Witches are a common sight this time of year, casting spells with a cackle in spooky Halloween displays. But these seasonal cartoon hags are a far cry from the real ‘witches’ of Essex who form part of a much darker history in our county. During the 16th and 17th centuries, over 100 people were tried and executed as ‘witches’ in Chelmsford. While witch hunts did occur elsewhere in Britain, the Essex Witch Trials became notorious due to the persistence of Matthew Hopkins, Witchfinder General, who made it his mission to rid the county of as many ‘witches’ as possible.
Typically when we think of ‘witches’ we might think of older women, but people of all ages and genders were accused of witchcraft and subsequently tried, punished or killed. Usually what these people had in common was a sense of ‘otherness’ that seemed to arouse suspicion in their community, whether that was mental illness, queerness, wisdom of the natural world, or being particularly skilled at a craft. And of course, many women were accused of witchcraft purely due to their gender, too. These people suffered and went to their deaths on the basis of suspicion, unfounded beliefs, and moral panic. It is easy, then, to draw parallels with modern society, where marginalised groups, such as refugees or the trans community, are vilified in politics and media simply because they’re different.
On 29th October, as part of The Community Mile organised by The Art Place and The Mason Foundation, a small group gathered for an activity to commemorate the Essex ‘witches’. We had initially planned to walk to the Essex Witch Trial memorial in Admirals Park, however, adverse weather meant we took a shorter route and instead visited the street art on Duke Street by local artist Shelley Ings. We spent some time reading and observing the artwork, as well as sharing stories of local ‘witches’ such as Agnes Waterhouse, before a few moments of silent reflection.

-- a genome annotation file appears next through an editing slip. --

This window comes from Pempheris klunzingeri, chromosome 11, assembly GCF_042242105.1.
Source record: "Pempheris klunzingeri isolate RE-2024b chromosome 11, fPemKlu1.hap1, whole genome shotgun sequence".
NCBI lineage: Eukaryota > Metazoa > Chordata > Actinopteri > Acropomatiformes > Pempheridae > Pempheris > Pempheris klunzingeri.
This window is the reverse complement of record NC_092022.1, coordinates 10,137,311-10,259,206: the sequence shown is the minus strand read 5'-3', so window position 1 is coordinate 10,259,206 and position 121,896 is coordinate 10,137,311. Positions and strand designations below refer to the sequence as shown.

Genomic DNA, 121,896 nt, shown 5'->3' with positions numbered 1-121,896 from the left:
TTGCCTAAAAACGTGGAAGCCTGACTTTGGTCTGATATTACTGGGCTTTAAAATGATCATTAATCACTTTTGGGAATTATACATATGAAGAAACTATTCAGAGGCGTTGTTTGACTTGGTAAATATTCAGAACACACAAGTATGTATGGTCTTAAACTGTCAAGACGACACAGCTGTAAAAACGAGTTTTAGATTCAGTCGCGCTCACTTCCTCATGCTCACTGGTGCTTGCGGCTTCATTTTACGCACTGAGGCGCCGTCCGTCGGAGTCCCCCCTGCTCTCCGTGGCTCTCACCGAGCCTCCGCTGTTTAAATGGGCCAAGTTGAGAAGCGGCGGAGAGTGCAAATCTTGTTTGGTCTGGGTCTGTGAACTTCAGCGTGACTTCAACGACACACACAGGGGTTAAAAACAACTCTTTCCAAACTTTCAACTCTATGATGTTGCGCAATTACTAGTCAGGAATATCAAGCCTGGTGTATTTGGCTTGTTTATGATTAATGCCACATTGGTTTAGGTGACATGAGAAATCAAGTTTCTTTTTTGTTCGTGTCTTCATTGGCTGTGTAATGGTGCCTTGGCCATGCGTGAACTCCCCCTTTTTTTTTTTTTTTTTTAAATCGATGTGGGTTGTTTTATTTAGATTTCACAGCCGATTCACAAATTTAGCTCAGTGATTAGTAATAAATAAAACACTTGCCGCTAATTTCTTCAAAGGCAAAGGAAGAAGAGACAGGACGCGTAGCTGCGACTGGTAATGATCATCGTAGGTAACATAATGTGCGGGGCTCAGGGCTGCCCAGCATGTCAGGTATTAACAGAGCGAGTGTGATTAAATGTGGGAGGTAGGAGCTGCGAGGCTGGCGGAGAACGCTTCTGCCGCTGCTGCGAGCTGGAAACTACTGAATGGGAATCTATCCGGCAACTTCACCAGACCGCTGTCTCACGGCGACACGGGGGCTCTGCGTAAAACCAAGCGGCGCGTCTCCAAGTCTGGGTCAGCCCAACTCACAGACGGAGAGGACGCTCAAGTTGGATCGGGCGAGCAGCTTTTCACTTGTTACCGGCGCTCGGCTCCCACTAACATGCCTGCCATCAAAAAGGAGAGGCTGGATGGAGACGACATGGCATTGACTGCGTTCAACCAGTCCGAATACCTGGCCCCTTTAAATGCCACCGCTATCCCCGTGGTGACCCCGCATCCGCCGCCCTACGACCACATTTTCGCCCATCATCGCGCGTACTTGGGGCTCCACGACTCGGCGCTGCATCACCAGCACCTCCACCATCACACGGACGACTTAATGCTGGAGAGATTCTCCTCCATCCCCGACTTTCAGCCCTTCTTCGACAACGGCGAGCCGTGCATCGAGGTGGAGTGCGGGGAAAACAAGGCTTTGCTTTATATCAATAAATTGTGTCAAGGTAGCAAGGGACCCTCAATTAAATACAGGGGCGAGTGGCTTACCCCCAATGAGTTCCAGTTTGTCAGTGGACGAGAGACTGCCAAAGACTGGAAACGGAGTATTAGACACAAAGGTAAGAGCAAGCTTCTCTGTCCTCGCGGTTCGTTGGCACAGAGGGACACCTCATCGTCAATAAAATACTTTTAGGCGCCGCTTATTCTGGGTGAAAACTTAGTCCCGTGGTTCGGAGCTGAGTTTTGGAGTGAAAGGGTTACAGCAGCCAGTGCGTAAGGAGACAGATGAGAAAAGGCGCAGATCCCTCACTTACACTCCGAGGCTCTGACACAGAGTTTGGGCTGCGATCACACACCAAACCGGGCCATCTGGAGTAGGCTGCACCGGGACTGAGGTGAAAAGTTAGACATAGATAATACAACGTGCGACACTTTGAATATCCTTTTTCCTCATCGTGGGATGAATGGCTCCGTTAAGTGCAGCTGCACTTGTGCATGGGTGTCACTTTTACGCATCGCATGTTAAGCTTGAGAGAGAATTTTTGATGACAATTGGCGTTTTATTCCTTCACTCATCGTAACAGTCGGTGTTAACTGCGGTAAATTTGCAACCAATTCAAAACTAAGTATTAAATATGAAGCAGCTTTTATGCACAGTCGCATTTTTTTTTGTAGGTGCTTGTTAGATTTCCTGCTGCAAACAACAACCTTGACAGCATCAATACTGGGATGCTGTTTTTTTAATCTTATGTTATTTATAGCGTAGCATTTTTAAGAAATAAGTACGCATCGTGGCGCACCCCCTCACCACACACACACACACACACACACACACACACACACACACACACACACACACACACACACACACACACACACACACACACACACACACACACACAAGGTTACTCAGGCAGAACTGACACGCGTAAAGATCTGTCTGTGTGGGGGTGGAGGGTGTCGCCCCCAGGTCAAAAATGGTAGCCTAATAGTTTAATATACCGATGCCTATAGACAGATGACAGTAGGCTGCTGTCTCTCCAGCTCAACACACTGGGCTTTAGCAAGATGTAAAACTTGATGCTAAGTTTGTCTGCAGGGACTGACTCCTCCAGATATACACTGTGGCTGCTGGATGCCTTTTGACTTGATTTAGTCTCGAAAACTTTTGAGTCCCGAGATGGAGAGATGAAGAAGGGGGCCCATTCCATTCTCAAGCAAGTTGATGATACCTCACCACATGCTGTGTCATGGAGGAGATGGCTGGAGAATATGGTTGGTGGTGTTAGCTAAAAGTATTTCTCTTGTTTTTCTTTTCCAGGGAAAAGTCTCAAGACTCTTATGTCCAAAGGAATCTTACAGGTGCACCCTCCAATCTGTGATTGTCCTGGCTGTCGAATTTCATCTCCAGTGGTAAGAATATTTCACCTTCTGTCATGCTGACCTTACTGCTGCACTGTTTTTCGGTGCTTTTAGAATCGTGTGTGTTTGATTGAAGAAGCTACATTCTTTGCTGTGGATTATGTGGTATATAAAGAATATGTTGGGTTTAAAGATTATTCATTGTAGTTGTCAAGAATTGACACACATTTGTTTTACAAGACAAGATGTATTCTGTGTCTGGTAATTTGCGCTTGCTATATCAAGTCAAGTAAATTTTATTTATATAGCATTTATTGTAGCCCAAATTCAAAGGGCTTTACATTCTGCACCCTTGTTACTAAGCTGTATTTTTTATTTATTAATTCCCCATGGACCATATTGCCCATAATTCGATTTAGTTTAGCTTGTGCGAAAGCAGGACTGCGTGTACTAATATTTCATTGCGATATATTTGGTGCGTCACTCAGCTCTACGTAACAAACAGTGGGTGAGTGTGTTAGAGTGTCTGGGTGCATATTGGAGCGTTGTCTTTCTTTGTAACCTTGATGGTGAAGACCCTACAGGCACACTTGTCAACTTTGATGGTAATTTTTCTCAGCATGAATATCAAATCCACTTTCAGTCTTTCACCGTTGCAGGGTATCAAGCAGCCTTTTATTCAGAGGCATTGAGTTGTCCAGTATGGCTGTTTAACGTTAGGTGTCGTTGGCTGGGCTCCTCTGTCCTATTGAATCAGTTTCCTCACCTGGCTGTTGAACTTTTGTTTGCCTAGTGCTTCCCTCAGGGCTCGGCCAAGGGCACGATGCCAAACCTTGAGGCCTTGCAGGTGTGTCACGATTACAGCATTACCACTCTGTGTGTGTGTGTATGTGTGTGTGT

During the walk we held and observed natural items such as leaves, twigs and conkers, paying careful attention to the way they felt and made us feel. When we returned to The Art Place we drew these natural items from memory, to connect us to nature, each other, and our own memories. Drawing strengthens memory because it requires a particular kind of focus, and many people were surprised at the quality of the drawings they produced. Participants also said that drawing in this way felt freeing, relaxing and mindful – perhaps collectively we channeled some kind of stress-relieving magic through this creative ritual?
It is important to hold the memory of the past in our minds as we look to the present day: who are the ‘witches’ of the 21st Century? And how can we ensure that history doesn’t repeat itself? How can we honour these people in ways that create relevant meaning for us today? There is no single answer to these questions, but I believe that creativity and community are certainly good places to start.
Hayley Wells is an Essex-based illustrator with an MA in Children’s Book Illustration from Cambridge School of Art. Their first illustrated picture book, The Spectacular Suit, was published by Scribble in 2021 and their author-illustrator debut, The More Monster, was published by Pavilion in 2022.
Find out more about Hayley’s work here.